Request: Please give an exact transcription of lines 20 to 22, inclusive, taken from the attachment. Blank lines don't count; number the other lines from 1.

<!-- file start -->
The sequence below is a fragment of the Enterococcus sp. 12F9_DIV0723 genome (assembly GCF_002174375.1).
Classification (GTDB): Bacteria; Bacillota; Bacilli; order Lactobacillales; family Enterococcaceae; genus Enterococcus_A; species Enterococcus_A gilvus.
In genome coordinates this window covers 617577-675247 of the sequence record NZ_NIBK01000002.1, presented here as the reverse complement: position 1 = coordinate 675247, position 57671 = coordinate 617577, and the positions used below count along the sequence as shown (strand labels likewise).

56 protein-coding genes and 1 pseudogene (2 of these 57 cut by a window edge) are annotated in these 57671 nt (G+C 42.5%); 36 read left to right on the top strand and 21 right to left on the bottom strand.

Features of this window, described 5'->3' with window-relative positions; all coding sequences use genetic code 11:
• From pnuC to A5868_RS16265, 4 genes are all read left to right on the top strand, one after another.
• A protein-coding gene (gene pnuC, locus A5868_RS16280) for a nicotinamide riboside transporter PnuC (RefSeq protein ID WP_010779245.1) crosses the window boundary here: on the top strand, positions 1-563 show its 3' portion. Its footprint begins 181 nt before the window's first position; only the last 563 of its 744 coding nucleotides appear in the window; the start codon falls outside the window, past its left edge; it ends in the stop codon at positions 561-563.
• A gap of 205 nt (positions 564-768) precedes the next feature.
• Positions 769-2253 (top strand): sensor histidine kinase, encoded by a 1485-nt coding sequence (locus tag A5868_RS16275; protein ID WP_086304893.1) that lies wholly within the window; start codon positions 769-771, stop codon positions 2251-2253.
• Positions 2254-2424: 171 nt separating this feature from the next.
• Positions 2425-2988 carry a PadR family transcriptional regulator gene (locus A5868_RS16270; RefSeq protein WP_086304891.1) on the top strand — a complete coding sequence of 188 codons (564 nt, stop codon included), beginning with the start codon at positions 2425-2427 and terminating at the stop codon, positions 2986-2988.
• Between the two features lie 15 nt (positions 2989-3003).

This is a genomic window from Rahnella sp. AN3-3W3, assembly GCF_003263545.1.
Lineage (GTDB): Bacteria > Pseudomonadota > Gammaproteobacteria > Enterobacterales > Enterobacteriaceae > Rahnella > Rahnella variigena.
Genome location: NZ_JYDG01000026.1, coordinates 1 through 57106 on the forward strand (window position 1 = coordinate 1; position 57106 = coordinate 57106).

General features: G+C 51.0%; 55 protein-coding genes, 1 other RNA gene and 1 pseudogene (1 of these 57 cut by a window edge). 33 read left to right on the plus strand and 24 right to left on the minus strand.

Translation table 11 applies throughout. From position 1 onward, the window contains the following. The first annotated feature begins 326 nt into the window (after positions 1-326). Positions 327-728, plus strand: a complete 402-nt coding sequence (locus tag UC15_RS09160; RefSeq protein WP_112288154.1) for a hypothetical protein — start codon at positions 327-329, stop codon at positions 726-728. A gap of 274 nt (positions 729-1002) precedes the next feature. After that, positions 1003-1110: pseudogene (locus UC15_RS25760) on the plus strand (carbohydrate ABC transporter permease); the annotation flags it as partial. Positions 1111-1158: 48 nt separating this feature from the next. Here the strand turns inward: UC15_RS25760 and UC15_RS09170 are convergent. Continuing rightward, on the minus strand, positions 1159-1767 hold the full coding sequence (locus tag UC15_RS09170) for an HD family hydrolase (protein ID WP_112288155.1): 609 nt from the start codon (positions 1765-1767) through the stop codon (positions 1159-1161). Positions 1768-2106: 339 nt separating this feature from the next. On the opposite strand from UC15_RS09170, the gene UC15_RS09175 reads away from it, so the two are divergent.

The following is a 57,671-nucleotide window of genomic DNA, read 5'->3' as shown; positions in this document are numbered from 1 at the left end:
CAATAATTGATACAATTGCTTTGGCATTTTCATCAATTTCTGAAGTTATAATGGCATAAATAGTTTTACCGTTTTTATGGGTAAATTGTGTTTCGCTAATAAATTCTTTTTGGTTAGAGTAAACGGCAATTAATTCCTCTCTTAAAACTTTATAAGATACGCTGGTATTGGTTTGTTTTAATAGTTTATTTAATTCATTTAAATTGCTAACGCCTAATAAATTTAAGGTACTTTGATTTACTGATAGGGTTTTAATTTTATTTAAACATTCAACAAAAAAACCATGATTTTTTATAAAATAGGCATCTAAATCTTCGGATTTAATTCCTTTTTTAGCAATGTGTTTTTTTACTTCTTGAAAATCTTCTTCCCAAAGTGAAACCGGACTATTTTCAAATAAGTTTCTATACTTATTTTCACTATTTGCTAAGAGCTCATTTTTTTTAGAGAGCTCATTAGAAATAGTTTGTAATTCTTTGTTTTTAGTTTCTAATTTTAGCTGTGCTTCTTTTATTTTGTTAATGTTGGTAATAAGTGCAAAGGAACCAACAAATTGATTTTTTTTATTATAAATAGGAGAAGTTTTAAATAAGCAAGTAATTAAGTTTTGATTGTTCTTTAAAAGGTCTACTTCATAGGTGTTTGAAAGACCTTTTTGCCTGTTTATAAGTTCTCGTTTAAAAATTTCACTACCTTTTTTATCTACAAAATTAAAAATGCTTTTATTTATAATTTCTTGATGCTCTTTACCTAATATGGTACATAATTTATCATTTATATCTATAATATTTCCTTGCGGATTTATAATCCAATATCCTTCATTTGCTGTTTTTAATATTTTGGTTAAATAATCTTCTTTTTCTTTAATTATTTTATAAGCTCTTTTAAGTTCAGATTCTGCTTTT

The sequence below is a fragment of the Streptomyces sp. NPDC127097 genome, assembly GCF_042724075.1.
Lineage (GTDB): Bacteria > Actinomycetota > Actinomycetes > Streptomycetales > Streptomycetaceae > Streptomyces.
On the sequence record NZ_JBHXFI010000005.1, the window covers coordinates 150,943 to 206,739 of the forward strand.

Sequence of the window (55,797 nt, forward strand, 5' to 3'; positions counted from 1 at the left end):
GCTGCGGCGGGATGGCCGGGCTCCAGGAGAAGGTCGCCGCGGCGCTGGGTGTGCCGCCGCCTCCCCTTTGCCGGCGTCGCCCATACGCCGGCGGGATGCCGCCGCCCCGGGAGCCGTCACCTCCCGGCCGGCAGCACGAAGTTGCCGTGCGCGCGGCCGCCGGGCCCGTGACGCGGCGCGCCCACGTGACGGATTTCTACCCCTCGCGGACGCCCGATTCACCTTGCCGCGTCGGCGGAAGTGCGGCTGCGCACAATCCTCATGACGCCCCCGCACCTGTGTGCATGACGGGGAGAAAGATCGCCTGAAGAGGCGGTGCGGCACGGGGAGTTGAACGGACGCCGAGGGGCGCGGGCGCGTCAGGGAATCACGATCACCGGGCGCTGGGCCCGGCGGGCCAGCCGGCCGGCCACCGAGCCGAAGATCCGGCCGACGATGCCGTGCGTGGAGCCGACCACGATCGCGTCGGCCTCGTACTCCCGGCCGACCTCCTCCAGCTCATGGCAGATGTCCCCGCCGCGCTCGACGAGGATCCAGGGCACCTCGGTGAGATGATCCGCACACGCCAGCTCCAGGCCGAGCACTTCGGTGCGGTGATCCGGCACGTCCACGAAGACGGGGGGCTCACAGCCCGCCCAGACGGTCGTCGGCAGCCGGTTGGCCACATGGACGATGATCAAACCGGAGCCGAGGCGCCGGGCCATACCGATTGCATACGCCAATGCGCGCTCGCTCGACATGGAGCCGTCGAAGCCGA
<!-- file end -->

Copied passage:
The sequence below is a fragment of the Streptomyces sp. NPDC127097 genome, assembly GCF_042724075.1.
Lineage (GTDB): Bacteria > Actinomycetota > Actinomycetes > Streptomycetales > Streptomycetaceae > Streptomyces.
On the sequence record NZ_JBHXFI010000005.1, the window covers coordinates 150,943 to 206,739 of the forward strand.